Before we start with photo quality, we have to figure out what to do with LG G5's second camera. It only has 8MP resolution and is a fixed-focus unit, so it won't take part of the image quality comparison, but the advantage in field of view it offers is massive - 135° vs. 75°.
How much is that, really? Well, G5's wide camera captures things that are usually found off to your sides. Here's a visual comparison, a simple way of thinking about it is that you cover double the horizontal space than you do with the regular camera.
Both LG G5 cameras are 16:9 while Samsung went back to 4:3. This gives it less horizontal coverage, but more vertical. They have different resolutions too - 16MP for the LG G5, 12MP for the Galaxy S7 - giving the LG an edge in good light.
You will definitely notice some distortion when shooting wide photos with the LG G5, this is unavoidable with a camera this wide. At half the resolution and with a wider FoV, the wide camera can't compete on fine detail. Here's a quick example of what happens when we blow up a wide photo to 16MP.
Here's the same scene through the eyes of LG G5's narrow camera and the Samsung Galaxy S7.
Both cameras fill up the histogram from end to end, making the most of their dynamic range (which seems about equal). The Samsung definitely applies a harsher contrast curve. This affects the color rendering too, look at how much lighter the green is.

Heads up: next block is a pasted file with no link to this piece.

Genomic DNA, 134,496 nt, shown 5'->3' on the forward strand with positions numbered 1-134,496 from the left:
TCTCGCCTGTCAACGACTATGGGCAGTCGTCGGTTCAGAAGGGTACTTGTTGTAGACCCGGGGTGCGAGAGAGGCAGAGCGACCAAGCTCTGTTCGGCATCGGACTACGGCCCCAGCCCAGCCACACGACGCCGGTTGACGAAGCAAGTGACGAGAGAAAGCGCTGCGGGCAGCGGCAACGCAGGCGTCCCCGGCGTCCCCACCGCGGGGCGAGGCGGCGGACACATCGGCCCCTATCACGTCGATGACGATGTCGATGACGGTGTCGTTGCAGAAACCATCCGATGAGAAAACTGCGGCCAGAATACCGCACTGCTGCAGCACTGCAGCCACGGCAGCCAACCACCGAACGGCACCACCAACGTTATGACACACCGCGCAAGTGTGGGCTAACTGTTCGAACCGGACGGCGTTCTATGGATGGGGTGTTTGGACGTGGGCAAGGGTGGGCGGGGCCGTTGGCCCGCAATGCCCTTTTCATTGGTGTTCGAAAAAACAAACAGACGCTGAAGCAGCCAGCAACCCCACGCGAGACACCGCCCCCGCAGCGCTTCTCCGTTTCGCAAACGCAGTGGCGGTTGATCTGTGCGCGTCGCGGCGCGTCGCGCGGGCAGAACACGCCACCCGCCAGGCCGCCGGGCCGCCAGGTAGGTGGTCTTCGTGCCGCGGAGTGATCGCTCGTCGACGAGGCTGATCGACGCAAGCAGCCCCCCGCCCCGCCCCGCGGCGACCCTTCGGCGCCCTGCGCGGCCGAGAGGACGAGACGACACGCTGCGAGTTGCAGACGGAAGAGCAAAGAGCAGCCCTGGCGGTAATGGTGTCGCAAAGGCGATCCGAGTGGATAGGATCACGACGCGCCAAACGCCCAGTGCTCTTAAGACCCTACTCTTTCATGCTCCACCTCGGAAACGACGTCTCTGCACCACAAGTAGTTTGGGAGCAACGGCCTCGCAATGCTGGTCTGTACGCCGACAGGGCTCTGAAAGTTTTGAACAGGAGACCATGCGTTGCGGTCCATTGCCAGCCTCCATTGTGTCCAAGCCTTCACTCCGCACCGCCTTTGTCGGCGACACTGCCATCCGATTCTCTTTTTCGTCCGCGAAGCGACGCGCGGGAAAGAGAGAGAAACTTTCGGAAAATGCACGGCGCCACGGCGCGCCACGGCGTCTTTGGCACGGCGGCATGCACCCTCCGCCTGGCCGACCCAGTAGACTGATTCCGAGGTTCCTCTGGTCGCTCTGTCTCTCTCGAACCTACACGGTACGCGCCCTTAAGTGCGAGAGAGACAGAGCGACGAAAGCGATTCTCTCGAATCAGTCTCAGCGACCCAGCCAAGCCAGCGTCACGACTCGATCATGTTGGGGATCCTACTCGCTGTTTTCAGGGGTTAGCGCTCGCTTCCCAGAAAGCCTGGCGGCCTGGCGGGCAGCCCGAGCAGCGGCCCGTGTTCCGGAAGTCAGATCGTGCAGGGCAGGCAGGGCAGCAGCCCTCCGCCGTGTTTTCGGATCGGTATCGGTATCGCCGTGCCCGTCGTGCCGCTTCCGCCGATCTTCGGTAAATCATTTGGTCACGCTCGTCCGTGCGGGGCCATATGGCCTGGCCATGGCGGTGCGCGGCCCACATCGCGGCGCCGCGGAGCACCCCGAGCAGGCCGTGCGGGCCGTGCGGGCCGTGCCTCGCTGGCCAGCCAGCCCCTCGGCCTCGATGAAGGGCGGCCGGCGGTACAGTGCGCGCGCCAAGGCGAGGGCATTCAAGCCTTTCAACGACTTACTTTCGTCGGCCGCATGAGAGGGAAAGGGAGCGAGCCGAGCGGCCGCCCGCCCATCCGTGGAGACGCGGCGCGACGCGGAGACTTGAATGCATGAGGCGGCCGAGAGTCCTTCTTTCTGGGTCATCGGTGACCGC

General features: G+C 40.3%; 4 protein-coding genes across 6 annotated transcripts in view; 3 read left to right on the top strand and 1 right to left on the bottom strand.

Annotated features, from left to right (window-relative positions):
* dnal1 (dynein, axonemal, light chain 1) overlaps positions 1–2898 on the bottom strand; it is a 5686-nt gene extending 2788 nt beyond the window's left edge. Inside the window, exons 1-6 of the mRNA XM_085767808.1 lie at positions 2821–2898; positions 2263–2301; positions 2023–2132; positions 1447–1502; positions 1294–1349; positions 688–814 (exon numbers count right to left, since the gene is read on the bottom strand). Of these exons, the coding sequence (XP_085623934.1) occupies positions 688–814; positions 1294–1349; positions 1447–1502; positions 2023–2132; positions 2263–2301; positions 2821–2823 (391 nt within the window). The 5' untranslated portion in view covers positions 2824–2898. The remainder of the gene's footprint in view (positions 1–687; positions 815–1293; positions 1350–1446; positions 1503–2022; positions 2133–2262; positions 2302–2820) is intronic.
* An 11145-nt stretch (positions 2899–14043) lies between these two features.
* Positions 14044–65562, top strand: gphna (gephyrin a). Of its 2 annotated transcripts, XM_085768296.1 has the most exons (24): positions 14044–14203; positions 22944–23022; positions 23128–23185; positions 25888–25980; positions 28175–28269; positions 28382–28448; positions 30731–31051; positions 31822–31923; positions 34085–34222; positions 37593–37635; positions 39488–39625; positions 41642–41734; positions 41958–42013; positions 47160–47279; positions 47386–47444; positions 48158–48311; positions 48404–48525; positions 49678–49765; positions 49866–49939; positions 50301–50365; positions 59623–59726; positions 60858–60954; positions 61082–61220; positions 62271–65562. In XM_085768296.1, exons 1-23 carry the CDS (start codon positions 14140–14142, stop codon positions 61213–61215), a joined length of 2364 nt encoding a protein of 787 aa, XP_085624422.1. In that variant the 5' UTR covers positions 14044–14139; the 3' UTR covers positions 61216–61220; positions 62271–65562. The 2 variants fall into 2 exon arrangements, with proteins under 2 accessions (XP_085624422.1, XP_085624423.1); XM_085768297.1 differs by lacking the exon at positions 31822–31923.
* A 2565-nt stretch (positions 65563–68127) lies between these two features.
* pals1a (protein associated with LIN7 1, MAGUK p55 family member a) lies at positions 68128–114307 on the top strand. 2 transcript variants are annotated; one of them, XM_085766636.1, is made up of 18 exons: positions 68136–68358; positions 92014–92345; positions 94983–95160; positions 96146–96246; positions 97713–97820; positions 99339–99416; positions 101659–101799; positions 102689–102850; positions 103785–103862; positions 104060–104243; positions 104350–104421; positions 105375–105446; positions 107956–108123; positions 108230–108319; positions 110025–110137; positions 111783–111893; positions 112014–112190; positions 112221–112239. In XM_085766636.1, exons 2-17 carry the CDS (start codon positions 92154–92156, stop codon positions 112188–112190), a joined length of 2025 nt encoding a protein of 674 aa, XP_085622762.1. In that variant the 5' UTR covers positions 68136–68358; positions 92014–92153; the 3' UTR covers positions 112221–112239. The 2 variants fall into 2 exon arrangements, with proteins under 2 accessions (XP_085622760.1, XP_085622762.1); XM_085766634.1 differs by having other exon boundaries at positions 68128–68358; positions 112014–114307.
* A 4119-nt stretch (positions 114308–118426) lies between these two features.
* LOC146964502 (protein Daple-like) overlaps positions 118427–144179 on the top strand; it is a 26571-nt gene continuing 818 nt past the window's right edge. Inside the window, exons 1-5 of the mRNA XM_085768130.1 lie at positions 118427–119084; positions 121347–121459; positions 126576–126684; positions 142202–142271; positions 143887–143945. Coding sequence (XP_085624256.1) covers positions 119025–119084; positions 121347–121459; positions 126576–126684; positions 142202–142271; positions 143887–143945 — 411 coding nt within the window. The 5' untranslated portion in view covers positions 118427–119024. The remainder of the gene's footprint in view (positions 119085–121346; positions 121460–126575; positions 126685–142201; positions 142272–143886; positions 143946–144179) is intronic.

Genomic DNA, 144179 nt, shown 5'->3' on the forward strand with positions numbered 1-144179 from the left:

The contrast brings out more detail, which can be seen in the texture of this building. Another part of it is that the Galaxy S7 applies more sharpening, but does a better job of it too - you can see streaks of detail among smudgy patches in the LG G5 while detail is more even in the S7 photo.
Samsung tends to overdo it though - let's look at some foliage. You can see the patches that the G5 smudged up, the grass and bushes look more natural than the contrasty, oversharpened photo the Galaxy took.
The LG G5 features a Color Spectrum sensor, which should help it pick out the right color balance even in difficult lighting situations. It is more accurate than the Galaxy S7 most of the time. We did notice that some parts of the photos have a slight tint to them, but it was rare.
Samsung was the first to introduce Phase Detection autofocus in mobile phones (with the S5). With PDAF, you get a fixed number of points that detect whether they are in or out of focus and the camera's lens makes the necessary corrections. This works in conjunction with regular contrast autofocus (which basically all digital cameras with focus have).
Now it's the first to bring the successor to that tech, it's called Dual Pixel autofocus. The main difference is one of scale - every pixel works as a phase detection point, compared to the few dozen points you get with PDAF. The results are near instantaneous, accurate focus. Even most DSLRs can't measure up.
LG went another way and used active autofocus dubbed Laser AF. It uses a beam of light to measure the distance to objects. This works regardless of lighting conditions (the G5 has its own light), but it's short-range - usually about 50cm/2ft or so.